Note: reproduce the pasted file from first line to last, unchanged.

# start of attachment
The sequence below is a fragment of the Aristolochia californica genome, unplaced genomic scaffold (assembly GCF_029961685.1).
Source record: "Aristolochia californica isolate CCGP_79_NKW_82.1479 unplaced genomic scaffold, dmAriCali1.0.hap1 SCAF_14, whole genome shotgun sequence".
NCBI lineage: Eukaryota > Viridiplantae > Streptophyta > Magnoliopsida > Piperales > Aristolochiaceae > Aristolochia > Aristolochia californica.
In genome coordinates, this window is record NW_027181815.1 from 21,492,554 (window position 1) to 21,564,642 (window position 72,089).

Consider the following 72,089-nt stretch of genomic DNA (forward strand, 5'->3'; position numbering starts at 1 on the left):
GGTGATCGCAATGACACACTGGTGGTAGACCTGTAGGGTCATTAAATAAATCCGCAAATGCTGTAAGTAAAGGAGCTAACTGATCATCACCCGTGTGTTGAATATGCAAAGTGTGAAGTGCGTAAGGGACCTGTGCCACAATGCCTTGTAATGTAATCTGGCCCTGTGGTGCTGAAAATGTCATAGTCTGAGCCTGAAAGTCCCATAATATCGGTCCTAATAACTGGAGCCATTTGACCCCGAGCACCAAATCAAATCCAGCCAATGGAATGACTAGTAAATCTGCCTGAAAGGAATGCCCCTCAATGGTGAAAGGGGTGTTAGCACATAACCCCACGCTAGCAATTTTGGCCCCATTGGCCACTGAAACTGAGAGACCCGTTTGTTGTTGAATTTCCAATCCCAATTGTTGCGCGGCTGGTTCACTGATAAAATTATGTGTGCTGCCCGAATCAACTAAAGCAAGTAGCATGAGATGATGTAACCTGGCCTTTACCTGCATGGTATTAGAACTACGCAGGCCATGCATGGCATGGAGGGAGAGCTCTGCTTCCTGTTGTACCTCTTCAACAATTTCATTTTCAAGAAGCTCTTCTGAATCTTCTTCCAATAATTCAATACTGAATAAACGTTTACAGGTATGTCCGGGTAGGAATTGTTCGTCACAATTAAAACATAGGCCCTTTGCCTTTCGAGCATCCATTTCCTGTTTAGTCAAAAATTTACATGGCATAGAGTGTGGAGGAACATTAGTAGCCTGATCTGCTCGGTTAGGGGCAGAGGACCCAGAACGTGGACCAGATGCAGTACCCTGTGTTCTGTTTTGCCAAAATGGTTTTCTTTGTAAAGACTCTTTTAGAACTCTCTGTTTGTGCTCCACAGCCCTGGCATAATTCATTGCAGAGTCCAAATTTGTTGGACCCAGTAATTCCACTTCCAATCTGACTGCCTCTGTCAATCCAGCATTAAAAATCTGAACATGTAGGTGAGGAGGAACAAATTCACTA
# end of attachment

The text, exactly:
The sequence below is a fragment of the Aristolochia californica genome, unplaced genomic scaffold (assembly GCF_029961685.1).
Source record: "Aristolochia californica isolate CCGP_79_NKW_82.1479 unplaced genomic scaffold, dmAriCali1.0.hap1 SCAF_14, whole genome shotgun sequence".
NCBI lineage: Eukaryota > Viridiplantae > Streptophyta > Magnoliopsida > Piperales > Aristolochiaceae > Aristolochia > Aristolochia californica.
In genome coordinates, this window is record NW_027181815.1 from 21,492,554 (window position 1) to 21,564,642 (window position 72,089).

Consider the following 72,089-nt stretch of genomic DNA (forward strand, 5'->3'; position numbering starts at 1 on the left):
GGTGATCGCAATGACACACTGGTGGTAGACCTGTAGGGTCATTAAATAAATCCGCAAATGCTGTAAGTAAAGGAGCTAACTGATCATCACCCGTGTGTTGAATATGCAAAGTGTGAAGTGCGTAAGGGACCTGTGCCACAATGCCTTGTAATGTAATCTGGCCCTGTGGTGCTGAAAATGTCATAGTCTGAGCCTGAAAGTCCCATAATATCGGTCCTAATAACTGGAGCCATTTGACCCCGAGCACCAAATCAAATCCAGCCAATGGAATGACTAGTAAATCTGCCTGAAAGGAATGCCCCTCAATGGTGAAAGGGGTGTTAGCACATAACCCCACGCTAGCAATTTTGGCCCCATTGGCCACTGAAACTGAGAGACCCGTTTGTTGTTGAATTTCCAATCCCAATTGTTGCGCGGCTGGTTCACTGATAAAATTATGTGTGCTGCCCGAATCAACTAAAGCAAGTAGCATGAGATGATGTAACCTGGCCTTTACCTGCATGGTATTAGAACTACGCAGGCCATGCATGGCATGGAGGGAGAGCTCTGCTTCCTGTTGTACCTCTTCAACAATTTCATTTTCAAGAAGCTCTTCTGAATCTTCTTCCAATAATTCAATACTGAATAAACGTTTACAGGTATGTCCGGGTAGGAATTGTTCGTCACAATTAAAACATAGGCCCTTTGCCTTTCGAGCATCCATTTCCTGTTTAGTCAAAAATTTACATGGCATAGAGTGTGGAGGAACATTAGTAGCCTGATCTGCTCGGTTAGGGGCAGAGGACCCAGAACGTGGACCAGATGCAGTACCCTGTGTTCTGTTTTGCCAAAATGGTTTTCTTTGTAAAGACTCTTTTAGAACTCTCTGTTTGTGCTCCACAGCCCTGGCATAATTCATTGCAGAGTCCAAATTTGTTGGACCCAGTAATTCCACTTCCAATCTGACTGCCTCTGTCAATCCAGCATTAAAAATCTGAACATGTAGGTGAGGAGGAACAAATTCACTA